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2011 Subi Outback 3.6L
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Discussion Starter #1
Hey All,
I am interested in towing two dirt bikes and some gear. If you have a hitch you like I would love to hear about it. As well as trailers.

Thanks in advance,
Joe
 

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Hey All,
I am interested in towing two dirt bikes and some gear. If you have a hitch you like I would love to hear about it. As well as trailers.

Thanks in advance,
Joe
Search on hitches lots of very detailed and good threads about the pluses and minuses of each hitch brand etc.

Check out life time tent trailer - hauls your bikes and turns into a very nice tent trailer when you get to where your going.
 

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OBW H6 VDC, Tribeca, XT6
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buy a hitch, trailer, learn to load them properly and done. dirt bikes are light and easy.

etrailer is good for having hitches, wiring, instructions.

if you think you'll ever want a 2" bike rack then get a 2" receiver now. otherwise you have to use an adapter and then the bike rack has no slide room, you have to use the most extended slot for the hitch pin.

the subaru hitches are nice as they're generally tucked up nice and clean. if you get another brand, just make sure it too sits to your liking. some will sit down rather low.
 

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2012 Outback 3.6R
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50 Posts
I use a Hidden Hitch Class III 2" that's custom fit for OB Gen 4 models. Hauls a 10' utility trailer w/ EZGO golf cart like a champ. Mounts invisibly into the rear frame, which prevents you from banging a shin when you're not using it. Installation is DIY or any capable mechanic can follow directions. eTrailer had best prices & free shipping.
 

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2012 Outback 2.5i CVT
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468 Posts
Do a search for "hitch" as there is more on here about hitches than almost anything else. Have fun reading.
 

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2019 Jeep Rubicon Unlimited
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I use a Hidden Hitch Class III 2" that's custom fit for OB Gen 4 models. Hauls a 10' utility trailer w/ EZGO golf cart like a champ. Mounts invisibly into the rear frame, which prevents you from banging a shin when you're not using it. Installation is DIY or any capable mechanic can follow directions. eTrailer had best prices & free shipping.
Same here, from the same retailer.

The hidden hitch has a 600# tongue rating, as well. Nice to put a motorcycle carrier on if you're just hauling 1 somewhere.

The only gripe is that the pin sits pretty far back, so you have to stretch under there and search around to slide it in sometimes. Not a big deal.
 

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Same here, from the same retailer.

The hidden hitch has a 600# tongue rating, as well. Nice to put a motorcycle carrier on if you're just hauling 1 somewhere.

The only gripe is that the pin sits pretty far back, so you have to stretch under there and search around to slide it in sometimes. Not a big deal.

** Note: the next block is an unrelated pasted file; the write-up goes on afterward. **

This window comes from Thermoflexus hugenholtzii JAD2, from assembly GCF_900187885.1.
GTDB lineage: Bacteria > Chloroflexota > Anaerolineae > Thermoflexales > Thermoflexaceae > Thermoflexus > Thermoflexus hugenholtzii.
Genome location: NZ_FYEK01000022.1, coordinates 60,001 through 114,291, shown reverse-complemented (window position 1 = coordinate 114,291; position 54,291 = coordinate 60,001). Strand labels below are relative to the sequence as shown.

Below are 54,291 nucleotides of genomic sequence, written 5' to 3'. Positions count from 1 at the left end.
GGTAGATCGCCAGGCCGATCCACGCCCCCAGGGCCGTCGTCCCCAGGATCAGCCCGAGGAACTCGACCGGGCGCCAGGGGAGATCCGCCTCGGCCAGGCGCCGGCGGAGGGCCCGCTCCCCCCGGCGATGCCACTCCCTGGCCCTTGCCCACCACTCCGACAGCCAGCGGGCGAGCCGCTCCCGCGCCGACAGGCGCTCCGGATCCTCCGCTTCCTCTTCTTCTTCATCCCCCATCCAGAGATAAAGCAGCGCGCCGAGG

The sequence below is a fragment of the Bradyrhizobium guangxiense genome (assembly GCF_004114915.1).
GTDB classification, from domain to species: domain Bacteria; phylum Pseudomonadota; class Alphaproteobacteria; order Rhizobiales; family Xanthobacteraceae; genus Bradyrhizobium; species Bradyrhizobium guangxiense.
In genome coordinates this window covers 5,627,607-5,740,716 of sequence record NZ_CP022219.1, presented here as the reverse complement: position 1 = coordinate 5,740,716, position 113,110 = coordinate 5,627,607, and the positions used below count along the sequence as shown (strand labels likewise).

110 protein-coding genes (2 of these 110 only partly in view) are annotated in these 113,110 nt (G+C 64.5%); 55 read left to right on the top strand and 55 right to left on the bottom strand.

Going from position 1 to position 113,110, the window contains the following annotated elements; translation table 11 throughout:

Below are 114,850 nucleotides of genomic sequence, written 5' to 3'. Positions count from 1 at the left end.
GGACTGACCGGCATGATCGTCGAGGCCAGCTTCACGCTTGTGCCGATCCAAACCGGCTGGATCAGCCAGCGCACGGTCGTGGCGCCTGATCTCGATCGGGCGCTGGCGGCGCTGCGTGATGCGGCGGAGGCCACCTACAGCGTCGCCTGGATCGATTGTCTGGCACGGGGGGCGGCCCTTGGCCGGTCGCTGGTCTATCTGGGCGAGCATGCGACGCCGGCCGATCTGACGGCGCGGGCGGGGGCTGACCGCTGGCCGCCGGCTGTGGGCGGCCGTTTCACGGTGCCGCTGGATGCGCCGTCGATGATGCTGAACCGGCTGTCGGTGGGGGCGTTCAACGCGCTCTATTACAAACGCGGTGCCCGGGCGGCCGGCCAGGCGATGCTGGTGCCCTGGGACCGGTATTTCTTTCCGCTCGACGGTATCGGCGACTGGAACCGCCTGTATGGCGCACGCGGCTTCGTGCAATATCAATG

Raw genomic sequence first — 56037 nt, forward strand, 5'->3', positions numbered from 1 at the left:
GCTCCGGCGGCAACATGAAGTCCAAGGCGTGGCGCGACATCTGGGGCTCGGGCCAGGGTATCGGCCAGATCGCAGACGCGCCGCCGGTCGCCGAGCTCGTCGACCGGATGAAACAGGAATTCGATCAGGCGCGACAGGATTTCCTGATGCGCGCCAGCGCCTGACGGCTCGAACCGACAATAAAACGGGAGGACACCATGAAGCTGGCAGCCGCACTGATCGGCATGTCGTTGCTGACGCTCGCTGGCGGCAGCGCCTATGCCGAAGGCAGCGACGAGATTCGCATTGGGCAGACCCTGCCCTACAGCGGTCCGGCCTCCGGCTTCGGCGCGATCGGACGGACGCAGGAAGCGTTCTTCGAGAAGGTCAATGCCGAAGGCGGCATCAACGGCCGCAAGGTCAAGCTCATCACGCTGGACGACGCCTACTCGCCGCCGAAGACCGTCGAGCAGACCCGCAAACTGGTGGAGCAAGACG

False!

The OB has a frame structure rating of 200lbs regardless of which hitch you bolt to it. Classic rookie mistake when it comes to towing and hitch loads. The vehicle rating is your limitation in the case of the OB not the hitch you bolt to it.
 

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2012 Outback 2.5i
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I have 2012 and got a draw-tite class III 2" + wiring harness. Got everything from Amazon. I really like it. I think there is a 400lb tongue weight, not 200, but subiesailor is right tongue weight is the limitation. Also the receiver sits below behind the bumper. I shopped for a slightly longer hitch. I loaded a couple pics on my profile as i am unsure how to post them, but gave one a shot.
 

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I've purchased two Hidden Hitches from Etrailer. 2inch and a 1/14 inch. One for the Ob and one for the Legacy both Gen4's which are IDENTICAL in structure and hitch used.

Both times I did the OEM install involving removal of the bumper. Have been towing with subarus since 2001 all year around multiple different trailers and load types.

The 200lbs tongue weight is the car frame safe working load end of story doesn't matter what you have bolted to the car the cars frame limit is your limit

200lbs!
 

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2012 Outback 2.5i CVT
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468 Posts
subiesailor is dead on with the 200 lb limit. See my post about that here. In the end an Outback doesn't have a structure sufficient for handling a high tongue weight.

To actually answer your question about hitches. I have the Torklift option. That it is so hidden is nice but the installation requires a little more because of the tight clearance between hitch and car's metal body. Also, last I heard the company still doesn't used carriage bolts and a reinforcement plate with square hole (which would allow torquing of the forward mounting bolts as required without a 4 ft. long socket wrench).

Go with the HiddenHitch if you want a 2 in. receiver and the Subaru hitch if you want a 1.25 in. receiver. Just my opinion and I know others would say to go with the HiddenHitch regardless.